The court had previously construed “consent” as meaning “an actual or real agreement after thoughtful consideration,” and felt that the idea that a person consents to be photographed by merely appearing in a public place ran completely counter to this definition.

The court was concerned that imposing a definition of consent as broad as the one proposed by the State Attorney, when no such definition was provided in the statute, invaded the legislative domain and diminished the incentive for the legislature to draft narrowly tailored statutes in the first place. The court was also concerned that a very broad definition of “consent” might be a dangerous concept that, if utilized in this case, might be expanded to apply in other scenarios.

The court concluded by agreeing that a person being photographed in an area not exposed to the public, such as up a skirt, did violate the State’s legitimate interest in privacy, but pointed out that the statute in question was overly broad and did not even contain language addressing privacy concerns.

The court used the next subsection of the statute – Section 21.15(b)(2) – as an example of a provision narrowly tailored to address privacy interests: It is a crime to photograph or record a person in a bathroom or private dressing room. The court also offered some examples of ways that the legislature could have tailored the statute to make it less broad; such as requiring a person’s privacy interest to be invaded or prohibiting specific activities, such as “upskirt” photography.

These suggestions raise the question: Why did the legislature choose to focus on the sexual gratification of the perpetrator, rather than the privacy interest of the victim? What if the intent of the photography was not sexual gratification, but instead to mock or humiliate the victim? Should that victim be entitled to any less legal protection?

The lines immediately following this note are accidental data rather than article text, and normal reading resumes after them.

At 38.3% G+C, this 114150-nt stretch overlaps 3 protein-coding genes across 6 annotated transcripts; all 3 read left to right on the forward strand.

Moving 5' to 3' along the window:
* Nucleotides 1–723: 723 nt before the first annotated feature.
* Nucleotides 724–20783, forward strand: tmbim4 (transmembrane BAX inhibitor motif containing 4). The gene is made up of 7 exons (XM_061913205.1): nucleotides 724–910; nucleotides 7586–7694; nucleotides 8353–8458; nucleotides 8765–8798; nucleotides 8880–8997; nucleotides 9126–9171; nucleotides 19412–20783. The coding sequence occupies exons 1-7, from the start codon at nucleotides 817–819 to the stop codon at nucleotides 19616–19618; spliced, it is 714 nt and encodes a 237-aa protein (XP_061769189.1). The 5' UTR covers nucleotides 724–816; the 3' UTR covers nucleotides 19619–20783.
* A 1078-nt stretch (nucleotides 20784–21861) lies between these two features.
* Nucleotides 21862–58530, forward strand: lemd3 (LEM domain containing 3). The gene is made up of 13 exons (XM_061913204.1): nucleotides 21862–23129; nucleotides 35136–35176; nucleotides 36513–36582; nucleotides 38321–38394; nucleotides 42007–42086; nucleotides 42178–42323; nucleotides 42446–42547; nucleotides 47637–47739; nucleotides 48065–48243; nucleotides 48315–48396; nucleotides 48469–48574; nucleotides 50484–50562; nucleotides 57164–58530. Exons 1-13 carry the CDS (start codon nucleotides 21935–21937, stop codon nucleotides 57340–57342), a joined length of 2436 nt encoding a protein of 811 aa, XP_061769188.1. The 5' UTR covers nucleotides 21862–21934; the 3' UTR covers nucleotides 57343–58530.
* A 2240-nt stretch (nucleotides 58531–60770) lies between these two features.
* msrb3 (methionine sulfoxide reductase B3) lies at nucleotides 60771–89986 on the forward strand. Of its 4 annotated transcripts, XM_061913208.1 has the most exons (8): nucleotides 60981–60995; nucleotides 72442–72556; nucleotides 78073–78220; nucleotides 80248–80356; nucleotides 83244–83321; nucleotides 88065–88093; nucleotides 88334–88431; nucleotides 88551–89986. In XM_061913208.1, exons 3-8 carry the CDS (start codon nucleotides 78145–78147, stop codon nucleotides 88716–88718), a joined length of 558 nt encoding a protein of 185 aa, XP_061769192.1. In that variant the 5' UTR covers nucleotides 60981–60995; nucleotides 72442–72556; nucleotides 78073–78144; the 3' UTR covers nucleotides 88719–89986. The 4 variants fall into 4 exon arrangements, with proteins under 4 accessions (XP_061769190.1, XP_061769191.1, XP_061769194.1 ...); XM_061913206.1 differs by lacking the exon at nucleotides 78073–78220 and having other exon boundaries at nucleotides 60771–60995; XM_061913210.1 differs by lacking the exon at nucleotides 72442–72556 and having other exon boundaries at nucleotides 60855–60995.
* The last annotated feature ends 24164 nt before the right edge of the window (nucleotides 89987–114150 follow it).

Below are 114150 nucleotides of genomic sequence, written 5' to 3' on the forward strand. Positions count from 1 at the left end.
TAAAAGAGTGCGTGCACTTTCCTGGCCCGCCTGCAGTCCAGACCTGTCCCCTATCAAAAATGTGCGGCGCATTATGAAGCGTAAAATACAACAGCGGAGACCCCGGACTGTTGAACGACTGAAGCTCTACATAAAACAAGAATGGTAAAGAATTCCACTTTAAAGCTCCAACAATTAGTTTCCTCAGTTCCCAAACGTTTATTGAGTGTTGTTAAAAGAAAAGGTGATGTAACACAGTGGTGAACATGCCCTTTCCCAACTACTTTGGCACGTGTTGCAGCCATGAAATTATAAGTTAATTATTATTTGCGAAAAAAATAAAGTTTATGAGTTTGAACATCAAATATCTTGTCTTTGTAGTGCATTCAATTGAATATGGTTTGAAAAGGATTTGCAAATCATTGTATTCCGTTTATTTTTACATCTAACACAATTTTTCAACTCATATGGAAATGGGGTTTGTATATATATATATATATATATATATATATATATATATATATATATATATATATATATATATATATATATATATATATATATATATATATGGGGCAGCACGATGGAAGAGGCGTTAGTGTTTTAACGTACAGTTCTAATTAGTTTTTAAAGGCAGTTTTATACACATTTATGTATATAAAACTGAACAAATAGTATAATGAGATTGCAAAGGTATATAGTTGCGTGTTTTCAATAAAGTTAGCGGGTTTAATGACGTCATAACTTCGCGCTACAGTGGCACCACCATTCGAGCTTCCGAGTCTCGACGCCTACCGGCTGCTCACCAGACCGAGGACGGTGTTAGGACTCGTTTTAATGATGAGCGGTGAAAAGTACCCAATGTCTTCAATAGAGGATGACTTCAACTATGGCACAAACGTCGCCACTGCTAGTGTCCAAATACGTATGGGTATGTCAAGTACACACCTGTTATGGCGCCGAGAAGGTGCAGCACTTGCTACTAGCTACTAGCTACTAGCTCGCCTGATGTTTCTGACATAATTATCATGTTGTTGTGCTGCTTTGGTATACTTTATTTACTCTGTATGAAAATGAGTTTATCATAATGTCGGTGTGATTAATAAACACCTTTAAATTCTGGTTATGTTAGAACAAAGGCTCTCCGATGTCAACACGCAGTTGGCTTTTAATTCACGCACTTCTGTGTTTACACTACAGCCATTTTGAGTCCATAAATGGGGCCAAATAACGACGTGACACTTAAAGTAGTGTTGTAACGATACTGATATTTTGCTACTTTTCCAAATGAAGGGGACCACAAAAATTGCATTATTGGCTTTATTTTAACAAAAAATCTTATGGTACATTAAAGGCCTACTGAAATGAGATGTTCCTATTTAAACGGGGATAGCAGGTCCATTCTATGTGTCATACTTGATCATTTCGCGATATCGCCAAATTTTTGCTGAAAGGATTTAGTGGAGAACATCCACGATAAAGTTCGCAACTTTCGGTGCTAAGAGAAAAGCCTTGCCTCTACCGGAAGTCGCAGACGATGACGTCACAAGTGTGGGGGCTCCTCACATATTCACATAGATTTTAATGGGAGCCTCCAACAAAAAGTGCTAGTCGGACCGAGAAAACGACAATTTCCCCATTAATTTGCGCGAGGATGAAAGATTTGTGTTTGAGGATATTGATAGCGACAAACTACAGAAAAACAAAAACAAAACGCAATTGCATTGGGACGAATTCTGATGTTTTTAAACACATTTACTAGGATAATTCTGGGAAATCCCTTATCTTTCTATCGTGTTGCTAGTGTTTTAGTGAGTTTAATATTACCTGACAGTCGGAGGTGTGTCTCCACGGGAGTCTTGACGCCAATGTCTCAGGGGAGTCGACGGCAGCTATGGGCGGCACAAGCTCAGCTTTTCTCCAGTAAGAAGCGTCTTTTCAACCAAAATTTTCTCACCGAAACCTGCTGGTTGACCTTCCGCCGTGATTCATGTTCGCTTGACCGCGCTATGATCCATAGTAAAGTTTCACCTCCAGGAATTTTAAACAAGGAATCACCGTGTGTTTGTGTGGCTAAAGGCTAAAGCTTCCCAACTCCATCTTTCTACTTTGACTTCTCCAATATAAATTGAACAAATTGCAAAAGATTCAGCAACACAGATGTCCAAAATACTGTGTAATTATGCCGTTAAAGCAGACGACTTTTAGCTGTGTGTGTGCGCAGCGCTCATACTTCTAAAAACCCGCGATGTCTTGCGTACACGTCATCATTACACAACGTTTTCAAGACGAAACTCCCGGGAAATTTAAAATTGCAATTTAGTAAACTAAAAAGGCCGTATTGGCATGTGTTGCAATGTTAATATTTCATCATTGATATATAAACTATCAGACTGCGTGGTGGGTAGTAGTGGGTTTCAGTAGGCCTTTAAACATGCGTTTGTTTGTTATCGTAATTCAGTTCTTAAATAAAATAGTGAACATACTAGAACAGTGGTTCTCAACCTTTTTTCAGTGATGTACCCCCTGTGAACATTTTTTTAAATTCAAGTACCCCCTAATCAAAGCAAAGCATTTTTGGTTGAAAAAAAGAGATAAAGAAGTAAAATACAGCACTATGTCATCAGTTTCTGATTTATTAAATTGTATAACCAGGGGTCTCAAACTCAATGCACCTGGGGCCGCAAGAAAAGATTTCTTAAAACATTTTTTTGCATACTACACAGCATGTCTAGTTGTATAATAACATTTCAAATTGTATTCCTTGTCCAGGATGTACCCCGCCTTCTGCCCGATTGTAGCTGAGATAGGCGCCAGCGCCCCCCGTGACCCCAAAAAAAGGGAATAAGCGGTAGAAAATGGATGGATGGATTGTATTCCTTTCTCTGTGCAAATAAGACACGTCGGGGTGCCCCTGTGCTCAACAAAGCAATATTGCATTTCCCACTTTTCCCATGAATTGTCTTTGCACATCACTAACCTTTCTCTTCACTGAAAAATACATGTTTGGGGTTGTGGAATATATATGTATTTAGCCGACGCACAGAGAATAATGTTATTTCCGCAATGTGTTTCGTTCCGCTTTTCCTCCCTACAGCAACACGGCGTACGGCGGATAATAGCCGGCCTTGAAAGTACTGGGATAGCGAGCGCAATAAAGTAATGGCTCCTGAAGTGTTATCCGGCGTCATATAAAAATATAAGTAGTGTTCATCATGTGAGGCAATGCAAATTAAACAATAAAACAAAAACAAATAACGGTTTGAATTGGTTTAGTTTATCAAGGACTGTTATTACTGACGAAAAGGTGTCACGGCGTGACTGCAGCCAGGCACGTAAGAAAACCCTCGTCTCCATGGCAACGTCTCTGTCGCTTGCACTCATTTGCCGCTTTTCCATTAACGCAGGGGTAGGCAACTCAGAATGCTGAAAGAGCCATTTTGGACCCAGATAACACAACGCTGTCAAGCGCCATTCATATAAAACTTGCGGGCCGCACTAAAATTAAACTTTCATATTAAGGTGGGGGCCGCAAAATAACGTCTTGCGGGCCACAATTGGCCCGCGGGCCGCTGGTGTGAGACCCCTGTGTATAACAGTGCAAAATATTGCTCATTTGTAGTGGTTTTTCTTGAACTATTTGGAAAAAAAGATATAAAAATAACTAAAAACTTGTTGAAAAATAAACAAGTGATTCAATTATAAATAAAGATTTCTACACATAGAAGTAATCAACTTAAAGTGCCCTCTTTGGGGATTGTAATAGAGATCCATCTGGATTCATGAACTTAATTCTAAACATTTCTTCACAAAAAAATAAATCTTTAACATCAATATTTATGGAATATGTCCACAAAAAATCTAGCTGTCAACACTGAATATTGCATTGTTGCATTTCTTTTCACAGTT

The court repeatedly refers to the statute as “protecting an individual from being the subject of someone else’s sexual desires,” stating that this is an unattainable goal. In fact, the statute was actually intended to protect individuals from dissemination of invasive photographs of their body parts by strangers. Clearly, the “sexual gratification” language in the statute confuses this purpose.

Thus, after a closer look, this case seems to illustrate the importance of a carefully drawn statute more than it does the ambivalence of the court towards privacy. It does not appear that the court is declaring “upskirt” photography legal or in any way condoning the behavior. The problem is that the legislature drafted a statute that was overly broad, while simultaneously failing to encompass situations in which personal privacy is invaded with non-sexual motives.